Fiasco caused by algorithms
I have, from time to time, expressed suspicion about the significance and accuracy of computer models produced by ‘experts’.
The word algorithm has been prominent in discussion of the chaos surrounding this year’s ‘artificial’ exam results.
Algorithm is a word from computer science and is usually a complex set of rules that is thought to govern how a program or model will behave in arriving at an output. To an extent, model and algorithm are interchangeable for ordinary purposes.
In February, at the outset of the virus crisis, Government scientific advisers warned in clear terms that aggressive isolation policies would simply push viral transmission forward to the time when those policies were lifted but would not reduce infections overall.
This implied that isolation would need to be maintained indefinitely or until an effective vaccine was produced.
Imperial College then issued the notorious statistical modelling report, which panicked the government into imposing the lockdown.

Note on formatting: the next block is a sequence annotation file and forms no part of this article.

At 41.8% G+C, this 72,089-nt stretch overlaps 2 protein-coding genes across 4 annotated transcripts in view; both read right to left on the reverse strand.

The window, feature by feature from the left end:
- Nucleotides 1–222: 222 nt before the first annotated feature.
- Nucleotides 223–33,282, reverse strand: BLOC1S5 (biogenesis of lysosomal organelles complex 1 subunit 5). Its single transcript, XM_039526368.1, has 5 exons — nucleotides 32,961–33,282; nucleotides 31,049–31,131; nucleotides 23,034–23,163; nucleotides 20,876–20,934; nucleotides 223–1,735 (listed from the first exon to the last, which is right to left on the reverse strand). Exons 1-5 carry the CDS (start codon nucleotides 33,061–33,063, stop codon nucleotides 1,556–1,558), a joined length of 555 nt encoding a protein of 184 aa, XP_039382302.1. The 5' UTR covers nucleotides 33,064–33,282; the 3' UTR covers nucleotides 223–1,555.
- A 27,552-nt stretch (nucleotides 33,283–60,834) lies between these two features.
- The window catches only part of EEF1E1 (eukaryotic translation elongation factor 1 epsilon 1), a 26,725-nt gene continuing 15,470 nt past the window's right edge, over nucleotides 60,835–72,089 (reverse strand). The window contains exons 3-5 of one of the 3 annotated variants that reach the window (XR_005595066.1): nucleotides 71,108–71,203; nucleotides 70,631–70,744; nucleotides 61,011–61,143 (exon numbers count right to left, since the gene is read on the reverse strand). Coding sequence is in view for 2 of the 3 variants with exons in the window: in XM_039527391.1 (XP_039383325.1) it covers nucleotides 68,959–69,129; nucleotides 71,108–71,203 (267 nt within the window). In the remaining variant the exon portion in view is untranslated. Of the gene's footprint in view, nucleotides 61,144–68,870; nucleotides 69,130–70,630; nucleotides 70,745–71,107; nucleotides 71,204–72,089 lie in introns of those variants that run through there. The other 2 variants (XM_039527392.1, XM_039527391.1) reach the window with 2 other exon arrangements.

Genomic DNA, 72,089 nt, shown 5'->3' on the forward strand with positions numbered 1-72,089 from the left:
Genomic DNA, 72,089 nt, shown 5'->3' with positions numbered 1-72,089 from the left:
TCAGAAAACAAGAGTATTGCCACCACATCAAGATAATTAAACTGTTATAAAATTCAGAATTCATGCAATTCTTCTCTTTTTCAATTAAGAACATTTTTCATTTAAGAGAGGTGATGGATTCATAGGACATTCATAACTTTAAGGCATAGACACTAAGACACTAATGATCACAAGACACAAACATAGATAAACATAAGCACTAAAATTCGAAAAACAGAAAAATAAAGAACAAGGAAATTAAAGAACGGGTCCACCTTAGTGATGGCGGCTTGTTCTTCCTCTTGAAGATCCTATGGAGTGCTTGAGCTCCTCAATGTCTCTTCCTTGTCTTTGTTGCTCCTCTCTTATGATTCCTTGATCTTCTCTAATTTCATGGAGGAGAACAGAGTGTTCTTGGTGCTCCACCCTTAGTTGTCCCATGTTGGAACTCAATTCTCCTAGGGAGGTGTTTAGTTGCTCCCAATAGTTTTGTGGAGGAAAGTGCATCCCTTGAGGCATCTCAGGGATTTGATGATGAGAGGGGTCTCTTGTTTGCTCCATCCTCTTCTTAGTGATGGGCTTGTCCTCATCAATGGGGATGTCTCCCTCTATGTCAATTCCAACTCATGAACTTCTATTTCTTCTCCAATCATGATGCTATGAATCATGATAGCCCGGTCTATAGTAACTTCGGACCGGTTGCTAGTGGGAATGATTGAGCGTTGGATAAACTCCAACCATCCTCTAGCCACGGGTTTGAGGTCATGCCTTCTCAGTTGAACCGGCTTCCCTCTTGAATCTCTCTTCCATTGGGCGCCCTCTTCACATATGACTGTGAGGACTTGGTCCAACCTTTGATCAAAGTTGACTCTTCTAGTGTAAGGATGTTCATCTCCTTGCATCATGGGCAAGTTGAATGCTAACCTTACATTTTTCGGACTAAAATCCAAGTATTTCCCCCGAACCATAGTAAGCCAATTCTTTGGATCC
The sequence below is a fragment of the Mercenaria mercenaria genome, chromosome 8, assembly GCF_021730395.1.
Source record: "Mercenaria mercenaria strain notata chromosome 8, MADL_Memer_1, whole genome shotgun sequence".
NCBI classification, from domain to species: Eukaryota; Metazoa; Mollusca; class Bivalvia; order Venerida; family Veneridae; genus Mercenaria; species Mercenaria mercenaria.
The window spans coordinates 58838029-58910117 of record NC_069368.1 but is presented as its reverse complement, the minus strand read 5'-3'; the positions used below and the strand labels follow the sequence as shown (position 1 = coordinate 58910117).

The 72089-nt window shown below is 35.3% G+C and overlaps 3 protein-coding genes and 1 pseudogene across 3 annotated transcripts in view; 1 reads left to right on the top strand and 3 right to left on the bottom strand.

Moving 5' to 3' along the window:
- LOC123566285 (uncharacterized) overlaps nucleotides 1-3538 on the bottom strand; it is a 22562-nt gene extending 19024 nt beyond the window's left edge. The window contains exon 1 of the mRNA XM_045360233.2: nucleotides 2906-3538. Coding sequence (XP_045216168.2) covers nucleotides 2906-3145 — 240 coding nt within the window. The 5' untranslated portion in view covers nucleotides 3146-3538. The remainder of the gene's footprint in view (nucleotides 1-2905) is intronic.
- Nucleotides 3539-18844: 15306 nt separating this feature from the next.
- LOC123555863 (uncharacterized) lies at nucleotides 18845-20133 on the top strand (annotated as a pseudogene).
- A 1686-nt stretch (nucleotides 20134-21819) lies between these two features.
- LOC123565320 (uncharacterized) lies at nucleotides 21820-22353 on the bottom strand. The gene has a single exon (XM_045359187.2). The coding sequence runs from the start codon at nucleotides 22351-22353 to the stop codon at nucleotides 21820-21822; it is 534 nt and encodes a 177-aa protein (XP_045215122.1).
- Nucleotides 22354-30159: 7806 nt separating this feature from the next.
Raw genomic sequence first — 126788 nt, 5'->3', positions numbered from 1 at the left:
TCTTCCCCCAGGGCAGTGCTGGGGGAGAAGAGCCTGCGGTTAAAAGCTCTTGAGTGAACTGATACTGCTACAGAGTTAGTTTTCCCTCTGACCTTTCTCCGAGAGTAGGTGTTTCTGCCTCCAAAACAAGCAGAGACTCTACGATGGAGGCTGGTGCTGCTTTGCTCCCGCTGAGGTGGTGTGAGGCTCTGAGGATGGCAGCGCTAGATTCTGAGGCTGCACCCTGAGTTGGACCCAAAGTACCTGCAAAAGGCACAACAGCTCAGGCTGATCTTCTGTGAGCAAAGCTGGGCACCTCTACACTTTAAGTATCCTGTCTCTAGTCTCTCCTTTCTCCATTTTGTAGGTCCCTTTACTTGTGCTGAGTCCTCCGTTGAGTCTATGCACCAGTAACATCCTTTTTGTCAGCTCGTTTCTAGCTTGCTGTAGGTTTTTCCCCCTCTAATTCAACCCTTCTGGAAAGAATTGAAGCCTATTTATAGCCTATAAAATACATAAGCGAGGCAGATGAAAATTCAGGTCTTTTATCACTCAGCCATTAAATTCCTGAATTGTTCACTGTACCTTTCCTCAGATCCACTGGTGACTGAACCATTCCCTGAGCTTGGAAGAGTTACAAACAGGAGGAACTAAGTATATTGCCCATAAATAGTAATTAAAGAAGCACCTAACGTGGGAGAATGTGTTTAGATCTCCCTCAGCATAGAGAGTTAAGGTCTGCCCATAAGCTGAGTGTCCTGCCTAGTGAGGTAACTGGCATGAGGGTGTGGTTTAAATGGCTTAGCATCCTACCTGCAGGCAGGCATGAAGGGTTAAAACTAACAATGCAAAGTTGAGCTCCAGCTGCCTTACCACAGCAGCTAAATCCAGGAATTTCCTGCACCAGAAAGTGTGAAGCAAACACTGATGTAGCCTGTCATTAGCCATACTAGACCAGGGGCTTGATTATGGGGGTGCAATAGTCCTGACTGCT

Most other countries followed suit with disastrous economic consequences but were unable to stop viral infections, just as originally forecast.
Now all UK governments are embroiled in a fiasco over the exam results produced by ‘expert’ algorithms that do not agree with the ‘human’ forecasts produced by teachers who know their pupils.
The results awarded now have to be based on the direct experience of real experts in the real world and not on theoretical algorithms or models produced by remote ‘experts’.
If this is what happens, I believe that it may be a lesson for our times in considering any real-world mitigations of any present or future climate change rather than continue to rely on modelling projections of the future of climate.
One should remember the difficulty of forecasting the weather next week or next year never mind what it might be in 50 or 100 year’s time.— ROBERT SHEPPARD, Hillside, Beckingham.